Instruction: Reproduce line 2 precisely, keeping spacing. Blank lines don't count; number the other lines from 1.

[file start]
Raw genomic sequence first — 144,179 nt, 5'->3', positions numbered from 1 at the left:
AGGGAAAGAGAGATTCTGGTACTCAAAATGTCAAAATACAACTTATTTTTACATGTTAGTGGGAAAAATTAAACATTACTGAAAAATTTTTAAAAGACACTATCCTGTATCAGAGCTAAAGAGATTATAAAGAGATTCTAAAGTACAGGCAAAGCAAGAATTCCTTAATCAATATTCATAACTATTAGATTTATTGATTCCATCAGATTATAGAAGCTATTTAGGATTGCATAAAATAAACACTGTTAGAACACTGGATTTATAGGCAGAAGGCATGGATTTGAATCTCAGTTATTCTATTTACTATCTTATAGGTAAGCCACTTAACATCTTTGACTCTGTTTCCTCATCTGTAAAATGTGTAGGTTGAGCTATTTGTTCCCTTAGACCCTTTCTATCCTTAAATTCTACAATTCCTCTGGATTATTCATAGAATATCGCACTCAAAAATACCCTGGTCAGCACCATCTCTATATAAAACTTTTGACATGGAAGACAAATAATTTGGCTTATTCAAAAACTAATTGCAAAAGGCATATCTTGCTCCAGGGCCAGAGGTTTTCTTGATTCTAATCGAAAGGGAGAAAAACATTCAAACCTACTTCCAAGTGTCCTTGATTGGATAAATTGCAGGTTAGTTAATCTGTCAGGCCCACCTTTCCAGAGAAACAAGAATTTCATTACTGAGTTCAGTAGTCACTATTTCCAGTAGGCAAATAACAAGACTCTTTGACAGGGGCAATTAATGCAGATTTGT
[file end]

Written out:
AGGGAAAGAGAGATTCTGGTACTCAAAATGTCAAAATACAACTTATTTTTACATGTTAGTGGGAAAAATTAAACATTACTGAAAAATTTTTAAAAGACACTATCCTGTATCAGAGCTAAAGAGATTATAAAGAGATTCTAAAGTACAGGCAAAGCAAGAATTCCTTAATCAATATTCATAACTATTAGATTTATTGATTCCATCAGATTATAGAAGCTATTTAGGATTGCATAAAATAAACACTGTTAGAACACTGGATTTATAGGCAGAAGGCATGGATTTGAATCTCAGTTATTCTATTTACTATCTTATAGGTAAGCCACTTAACATCTTTGACTCTGTTTCCTCATCTGTAAAATGTGTAGGTTGAGCTATTTGTTCCCTTAGACCCTTTCTATCCTTAAATTCTACAATTCCTCTGGATTATTCATAGAATATCGCACTCAAAAATACCCTGGTCAGCACCATCTCTATATAAAACTTTTGACATGGAAGACAAATAATTTGGCTTATTCAAAAACTAATTGCAAAAGGCATATCTTGCTCCAGGGCCAGAGGTTTTCTTGATTCTAATCGAAAGGGAGAAAAACATTCAAACCTACTTCCAAGTGTCCTTGATTGGATAAATTGCAGGTTAGTTAATCTGTCAGGCCCACCTTTCCAGAGAAACAAGAATTTCATTACTGAGTTCAGTAGTCACTATTTCCAGTAGGCAAATAACAAGACTCTTTGACAGGGGCAATTAATGCAGATTTGT